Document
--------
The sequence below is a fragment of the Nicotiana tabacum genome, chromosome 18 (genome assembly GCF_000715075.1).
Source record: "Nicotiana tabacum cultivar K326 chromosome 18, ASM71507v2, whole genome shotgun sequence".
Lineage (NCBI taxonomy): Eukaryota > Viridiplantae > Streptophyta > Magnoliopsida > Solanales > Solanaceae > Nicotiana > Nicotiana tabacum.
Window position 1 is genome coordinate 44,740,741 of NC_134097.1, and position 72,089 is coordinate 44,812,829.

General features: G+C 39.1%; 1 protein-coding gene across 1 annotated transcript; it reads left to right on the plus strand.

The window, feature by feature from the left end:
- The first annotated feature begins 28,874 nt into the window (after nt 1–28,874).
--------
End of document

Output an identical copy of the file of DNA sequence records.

The sequence below is a fragment of the Nicotiana tabacum genome, chromosome 18 (genome assembly GCF_000715075.1).
Source record: "Nicotiana tabacum cultivar K326 chromosome 18, ASM71507v2, whole genome shotgun sequence".
Lineage (NCBI taxonomy): Eukaryota > Viridiplantae > Streptophyta > Magnoliopsida > Solanales > Solanaceae > Nicotiana > Nicotiana tabacum.
Window position 1 is genome coordinate 44,740,741 of NC_134097.1, and position 72,089 is coordinate 44,812,829.

General features: G+C 39.1%; 1 protein-coding gene across 1 annotated transcript; it reads left to right on the plus strand.

The window, feature by feature from the left end:
- The first annotated feature begins 28,874 nt into the window (after nt 1–28,874).